“The work we did on Ed’s 79 Series. He wanted it to look clean without wires all over the place. He also wanted to charge the system from 240v without hooking up a separate charger, so the Redarc Manager Pro was used.”

So you want to fit a dual battery. Should you just copy your mate’s layout? Is it a case of one system fits all.

Dual battery systems are not an exact science. It’s all about tailoring the specific system that works for you.

The best advice I can give is to work out what you want from the system first.

I will give you an example. Ed has a 79 Series with a superb Metal Form Industries canopy on the back. He wanted a system that would run two fridges – one a fridge, the other a freezer.

He was also going to spend most of his time up in the Top End where it’s nice and hot. Now we know from experience that running two fridges on a single battery up north – where it’s nice and hot, and the fridges run flat out – is a bit of a stretch.

He also really wanted a system that could be charged by 240V without the need to connect a separate charger. So I had to convince him that it was going to need two batteries and we were going to use the Redarc Manager Pro 30 Amp system.

Down here in Victoria, if you were spending most of your time in the High Country, running a single fridge, doing short trips with an older vehicle that uses a standard alternator, then maybe simply the Redarc SBI12 solenoid would be the perfect option for what is required.

If you had a 4WD that uses a smart alternator and you wanted to just sit back and relax in your favourite spot, with not much driving during the day, then maybe you would choose a Redarc BCDC 1225D with a solar panel. This system will use solar during the day to keep the battery charged while you just kick back around base camp.

You also need to know what kind of battery you are going to run and also where you are going to mount it.

AGM Batteries don’t like heat so if you’re mounting a battery under the bonnet then you may need to choose a Lead Acid Deep Cycle battery. But if you plan a battery fitment into the tub of your ute, or maybe into a rear draw system, then an AGM battery will be just the ticket.

The other thing with selecting which battery to use, is that it will also help to determine what size charger is best.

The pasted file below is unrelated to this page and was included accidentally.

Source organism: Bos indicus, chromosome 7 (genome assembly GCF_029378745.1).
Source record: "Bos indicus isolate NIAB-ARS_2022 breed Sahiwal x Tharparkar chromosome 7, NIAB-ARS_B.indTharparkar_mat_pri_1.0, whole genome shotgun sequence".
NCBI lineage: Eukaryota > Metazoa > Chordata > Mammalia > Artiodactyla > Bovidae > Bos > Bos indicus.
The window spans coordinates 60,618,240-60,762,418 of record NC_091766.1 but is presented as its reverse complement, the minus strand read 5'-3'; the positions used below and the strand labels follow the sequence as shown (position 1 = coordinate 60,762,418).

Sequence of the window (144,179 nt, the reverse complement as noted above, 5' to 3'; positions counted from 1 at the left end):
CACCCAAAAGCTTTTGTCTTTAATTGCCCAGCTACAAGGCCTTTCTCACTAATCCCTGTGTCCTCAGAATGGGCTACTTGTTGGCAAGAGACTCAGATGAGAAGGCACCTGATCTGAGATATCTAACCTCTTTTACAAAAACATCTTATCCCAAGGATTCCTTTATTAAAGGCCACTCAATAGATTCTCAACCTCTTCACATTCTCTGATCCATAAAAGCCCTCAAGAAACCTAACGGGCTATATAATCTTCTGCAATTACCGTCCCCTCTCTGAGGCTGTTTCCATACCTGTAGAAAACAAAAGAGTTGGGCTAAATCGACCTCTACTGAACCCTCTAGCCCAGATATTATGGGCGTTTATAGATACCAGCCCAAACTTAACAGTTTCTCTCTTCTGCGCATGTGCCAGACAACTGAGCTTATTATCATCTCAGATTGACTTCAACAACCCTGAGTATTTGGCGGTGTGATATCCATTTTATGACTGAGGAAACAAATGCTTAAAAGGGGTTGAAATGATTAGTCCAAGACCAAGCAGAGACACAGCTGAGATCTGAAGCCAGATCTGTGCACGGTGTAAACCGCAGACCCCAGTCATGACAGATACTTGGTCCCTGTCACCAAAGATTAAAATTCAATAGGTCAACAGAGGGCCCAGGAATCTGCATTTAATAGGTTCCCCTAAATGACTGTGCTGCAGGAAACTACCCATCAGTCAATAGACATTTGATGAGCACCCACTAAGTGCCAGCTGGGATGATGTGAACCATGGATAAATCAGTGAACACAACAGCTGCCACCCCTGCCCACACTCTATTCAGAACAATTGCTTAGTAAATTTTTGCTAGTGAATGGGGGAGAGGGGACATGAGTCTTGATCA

“The custom setup in Glenn’s 200 Series. It’s a Redarc BCDC 1225, but as mentioned in the article, we used a Narva fuse block. This keeps battery terminals clean and also provides a central point for all his fuses.”

All batteries charge at different rates and will accept different amounts of charge so once you know what type of battery then you can choose either a 20, 25 or 40amp charger.

If you are using two batteries then maybe the 40amp charger is best suited. The newer technology lithium batteries are also brilliant but again they will require a special lithium capable charger.

If you are looking for a cheaper DC-DC charger, then Thunder do a nice simple-to-use system. It’s excellent value for money but they are not waterproof or dustproof.

So again, knowing where you are going to mount batteries and knowing what you want in the system you are designing is the key, ‘cause the Thunder DC-DC charger would work well mounted in the rear of a draw system or canopy.

There was another system that we designed for Glenn in his 200 Series. He wanted to split the batteries and run a central fuse box for all accessories that he was going to use.

So in this case we actually ended up using two Optima yellow top batteries just because he wanted massive cranking power but we used a Narva fuse block with two separate inputs for power.

One side we ran off the main battery through a circuit breaker and off that side of the fuse block we ran things like the spotlights and the UHF all off the main battery supply.

On the other side of the fuse block we ran all accessory powers. Things like the power for the fridge and some accessory power points to the rear of the vehicle. It was designed in this way because Glen wanted to have a central point for all his fuses and he wanted to keep unnecessary wires from the battery terminals.

If you are looking for portable power and something that you can literally take anywhere, then maybe a dual battery system inbuilt into the 4WD is not the answer for you.

Maybe you could look at a system that incorporates the ArkPak. It can also be used as a dual battery system in a 4WD set up but can then be taken out of the rig and put into a tent or even taken into a boat as a full portable power source.

There are so many different options out there now, so having realistic expectations of what you actually require is best.

Like everything, do some research, ask for advice, and then you’ll be able to come up with a plan that will work for you.




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